A heart in protest

A Christian Science perspective: Nightly protests in Montreal, calling for greater economic and social justice, moved this resident to find a deeper source for justice.

Does your heart ever feel stirred up by something that just doesn’t seem fair? An injustice in the news, perhaps, or a situation in your own life?

Thinking about a higher sense of justice, I’ve observed that the human spirit has been ignited by discontent with conditions such as oppression, poverty, unemployment, and concentration of power in the hands of a privileged few. This has been evident in the social upheavals beginning in Tunisia in 2010, followed by ones in Algeria, Lebanon, Jordan, Mauritania, Sudan, Oman, Saudi Arabia, Egypt, Yemen, Bahrain, Libya, Kuwait, Morocco, Syria, Russia, and other countries. Many activists, including tech-savvy youths discontented with the status quo, have tapped into social media to rally populations and claim fundamental rights.

In my own usually peaceful city, Montreal, a wave of social action was kindled in February when university students started boycotting classes en masse to protest the government’s planned tuition fee increase. Fueled by broader concerns about the economy and government management of public funds, this action has burgeoned into a widespread social movement featuring nightly cacerolazo demonstrations – people banging on pots – with a wide range of voices calling for greater social and economic justice.

Human hearts naturally rebel when people feel deprived of their full rights to well-being and liberty. We all want whatever is desirable in life, including good government, a sustainable economy, health, peace, and a sense of purpose.

I’ve been thinking a lot about protest from a spiritual perspective. The Bible, often considered a purely religious book, describes thousands of years of protest against all kinds of unfair conditions, as well as the spiritually inspired thinking that has led to freedom.

The book of Exodus tells how Moses and the Israelites rebelled against oppression, and how they were led out of Egyptian slavery, fed in the desert, and brought to a revelation at Mt. Sinai by the growing consciousness of God’s laws of justice.

In the book of Ruth, the newly widowed Ruth protested against customs whereby a new widow would return to her parents, homeland, and culture. She chose instead to stay by the side of her widowed mother-in-law, Naomi, and worship the Israelite God, thereby securing safety and sustenance for both women.

The prophet Elisha stood up for social justice when he helped a woman regain the house and land she had lost after fleeing the country to escape a famine (see II Kings 8:1-6).

One of my favorite examples of rightful protest is Jesus. Known for his gentleness and compassion, he nonetheless rebelled against a whole range of unjust conditions in society, including hunger, oppression, disease, social exclusion, threatening weather, and even death. He consistently brought healing and restoration to those around him through his deep consciousness of God’s infinite love and care for all.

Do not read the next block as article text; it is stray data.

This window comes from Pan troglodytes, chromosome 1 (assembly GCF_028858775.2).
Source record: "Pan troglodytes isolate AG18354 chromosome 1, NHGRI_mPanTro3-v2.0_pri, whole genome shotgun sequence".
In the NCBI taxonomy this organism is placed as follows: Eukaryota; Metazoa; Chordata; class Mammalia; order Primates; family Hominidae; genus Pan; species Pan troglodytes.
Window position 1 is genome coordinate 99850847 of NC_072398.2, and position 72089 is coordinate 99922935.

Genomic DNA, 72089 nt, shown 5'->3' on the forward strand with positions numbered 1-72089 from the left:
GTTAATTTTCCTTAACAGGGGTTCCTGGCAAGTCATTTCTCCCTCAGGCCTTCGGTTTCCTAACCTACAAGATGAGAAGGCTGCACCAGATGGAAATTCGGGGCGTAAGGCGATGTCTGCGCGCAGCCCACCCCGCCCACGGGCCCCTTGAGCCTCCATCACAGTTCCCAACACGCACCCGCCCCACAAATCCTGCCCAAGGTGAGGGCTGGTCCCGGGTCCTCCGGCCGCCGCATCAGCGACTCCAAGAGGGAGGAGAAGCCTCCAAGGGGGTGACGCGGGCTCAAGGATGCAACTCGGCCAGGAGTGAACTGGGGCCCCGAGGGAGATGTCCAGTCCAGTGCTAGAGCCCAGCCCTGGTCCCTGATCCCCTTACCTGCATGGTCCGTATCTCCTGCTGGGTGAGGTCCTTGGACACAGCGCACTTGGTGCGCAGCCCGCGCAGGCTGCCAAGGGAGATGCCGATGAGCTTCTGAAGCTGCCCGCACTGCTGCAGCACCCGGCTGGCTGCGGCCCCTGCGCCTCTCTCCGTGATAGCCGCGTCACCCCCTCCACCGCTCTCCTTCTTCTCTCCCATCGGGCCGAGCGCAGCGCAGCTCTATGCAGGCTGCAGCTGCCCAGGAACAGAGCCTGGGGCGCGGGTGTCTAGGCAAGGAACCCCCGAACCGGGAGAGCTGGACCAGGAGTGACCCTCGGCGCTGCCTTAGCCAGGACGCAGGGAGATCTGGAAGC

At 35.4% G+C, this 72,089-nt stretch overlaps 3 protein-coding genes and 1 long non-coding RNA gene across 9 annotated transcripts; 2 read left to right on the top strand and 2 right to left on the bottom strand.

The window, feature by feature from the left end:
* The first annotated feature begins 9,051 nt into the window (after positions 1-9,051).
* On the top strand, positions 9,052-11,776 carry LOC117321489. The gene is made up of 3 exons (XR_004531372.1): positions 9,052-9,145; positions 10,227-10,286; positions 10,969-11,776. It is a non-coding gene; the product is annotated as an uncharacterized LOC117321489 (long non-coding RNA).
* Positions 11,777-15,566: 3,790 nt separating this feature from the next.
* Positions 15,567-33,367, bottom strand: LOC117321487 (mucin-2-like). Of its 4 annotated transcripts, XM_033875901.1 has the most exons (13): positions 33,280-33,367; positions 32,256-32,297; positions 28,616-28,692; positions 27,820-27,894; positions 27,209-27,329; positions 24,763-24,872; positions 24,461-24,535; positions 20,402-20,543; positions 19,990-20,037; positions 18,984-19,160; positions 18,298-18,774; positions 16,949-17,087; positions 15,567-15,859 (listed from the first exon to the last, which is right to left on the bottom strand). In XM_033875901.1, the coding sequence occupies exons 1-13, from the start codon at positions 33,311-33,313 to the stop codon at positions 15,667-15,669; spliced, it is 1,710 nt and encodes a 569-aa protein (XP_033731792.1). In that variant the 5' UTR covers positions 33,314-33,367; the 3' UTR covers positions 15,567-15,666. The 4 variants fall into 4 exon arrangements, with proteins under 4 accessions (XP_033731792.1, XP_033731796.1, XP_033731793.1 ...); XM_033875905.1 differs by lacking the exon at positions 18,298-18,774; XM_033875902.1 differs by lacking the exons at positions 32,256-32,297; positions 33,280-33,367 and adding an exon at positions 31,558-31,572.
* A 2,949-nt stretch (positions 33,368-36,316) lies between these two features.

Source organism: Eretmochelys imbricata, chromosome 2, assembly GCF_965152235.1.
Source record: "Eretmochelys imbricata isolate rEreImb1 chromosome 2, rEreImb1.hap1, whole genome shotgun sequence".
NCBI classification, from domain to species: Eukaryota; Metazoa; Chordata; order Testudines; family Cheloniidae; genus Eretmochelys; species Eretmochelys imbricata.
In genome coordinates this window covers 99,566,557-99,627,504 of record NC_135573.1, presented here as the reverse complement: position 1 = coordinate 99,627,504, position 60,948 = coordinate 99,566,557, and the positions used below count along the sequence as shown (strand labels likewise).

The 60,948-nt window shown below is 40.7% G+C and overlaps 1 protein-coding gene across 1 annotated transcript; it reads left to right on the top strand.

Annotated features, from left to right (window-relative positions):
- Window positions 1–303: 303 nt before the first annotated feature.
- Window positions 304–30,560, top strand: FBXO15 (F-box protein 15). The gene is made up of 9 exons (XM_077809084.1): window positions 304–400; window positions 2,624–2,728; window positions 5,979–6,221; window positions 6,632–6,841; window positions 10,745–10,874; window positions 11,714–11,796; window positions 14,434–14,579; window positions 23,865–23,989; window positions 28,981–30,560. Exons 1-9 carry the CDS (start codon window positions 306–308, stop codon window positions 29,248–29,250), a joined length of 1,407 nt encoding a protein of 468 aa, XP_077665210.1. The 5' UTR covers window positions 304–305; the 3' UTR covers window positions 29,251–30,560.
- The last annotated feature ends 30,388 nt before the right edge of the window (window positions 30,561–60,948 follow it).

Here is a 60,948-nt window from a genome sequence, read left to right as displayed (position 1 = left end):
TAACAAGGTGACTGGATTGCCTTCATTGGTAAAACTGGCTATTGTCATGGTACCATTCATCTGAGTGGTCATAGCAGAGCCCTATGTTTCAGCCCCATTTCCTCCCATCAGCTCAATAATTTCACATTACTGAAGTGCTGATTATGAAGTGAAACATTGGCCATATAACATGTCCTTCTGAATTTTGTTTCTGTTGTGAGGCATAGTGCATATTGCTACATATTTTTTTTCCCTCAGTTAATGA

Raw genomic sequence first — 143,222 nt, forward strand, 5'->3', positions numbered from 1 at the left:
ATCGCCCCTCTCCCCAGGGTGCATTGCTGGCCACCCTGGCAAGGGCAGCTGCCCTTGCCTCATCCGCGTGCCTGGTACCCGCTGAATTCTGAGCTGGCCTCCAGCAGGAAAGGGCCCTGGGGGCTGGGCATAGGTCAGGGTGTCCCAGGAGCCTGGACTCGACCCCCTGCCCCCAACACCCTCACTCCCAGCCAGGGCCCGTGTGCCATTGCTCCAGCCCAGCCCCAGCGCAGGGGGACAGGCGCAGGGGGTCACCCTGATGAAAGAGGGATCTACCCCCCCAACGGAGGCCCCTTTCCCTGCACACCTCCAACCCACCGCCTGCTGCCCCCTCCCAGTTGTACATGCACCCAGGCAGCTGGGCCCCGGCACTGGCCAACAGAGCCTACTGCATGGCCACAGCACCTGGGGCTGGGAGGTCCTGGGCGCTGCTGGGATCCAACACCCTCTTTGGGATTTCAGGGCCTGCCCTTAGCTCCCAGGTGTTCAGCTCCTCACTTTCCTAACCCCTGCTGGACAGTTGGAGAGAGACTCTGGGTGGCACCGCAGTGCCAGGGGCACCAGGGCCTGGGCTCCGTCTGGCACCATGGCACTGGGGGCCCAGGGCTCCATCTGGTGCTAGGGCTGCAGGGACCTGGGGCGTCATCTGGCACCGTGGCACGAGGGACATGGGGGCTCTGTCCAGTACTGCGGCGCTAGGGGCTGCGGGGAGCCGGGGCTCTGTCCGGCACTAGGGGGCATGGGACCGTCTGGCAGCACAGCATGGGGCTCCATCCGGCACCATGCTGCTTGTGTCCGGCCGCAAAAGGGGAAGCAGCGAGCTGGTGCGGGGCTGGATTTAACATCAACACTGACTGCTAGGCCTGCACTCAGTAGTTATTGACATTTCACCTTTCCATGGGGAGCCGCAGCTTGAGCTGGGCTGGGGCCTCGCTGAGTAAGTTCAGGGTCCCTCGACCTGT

In New England in 1908, a woman named Mary Baker Eddy felt roused to action by the growing tendency toward sensationalist journalism at the time. In response, she founded The Christian Science Monitor to support the universal human right to obtain accurate, constructive information. She once described her strong stand for truth and her love of humanity as expressions of “a heart wholly in protest and unutterable in love” (“The First Church of Christ, Scientist, and Miscellany,” p. 134).

I like the idea of protest that’s motivated by love and open to new ideas. But what type of protest can lead to practical solutions today? I’ve found that prayer is a very effective form of protest. I’m talking about prayer that refuses to accept misfortunes as part of God’s will for us. This protest is based on the understanding that God is omnipotent divine Love, “who forgives all your sins and heals all your diseases, who redeems your life from the pit and crowns you with love and compassion, who satisfies your desires with good things...” (Psalms 103:3-5, New International Version). I’ve learned that prayer-based protest opens thought to see the operation of God’s laws of harmony and progress.

Several years ago, I was fired from my job for defending the rights of a client. This definitely did not seem fair to me. And how would I be able to provide a reference to potential new employers? But I took a firm spiritual stand in my thought, prayerfully insisting that injustice and unemployment are no part of God’s plan of good for us. I spent time studying the Bible and cherishing the idea that God created us to express divine qualities and skills (see Genesis 1:27, 28; Ephesians 2:10). I’m thankful to say that I moved into a satisfying career in a new field.

I’m so grateful for all the spiritual activists who’ve demonstrated that a sincere heart contending for God’s higher laws of justice will inevitably witness and support progress.

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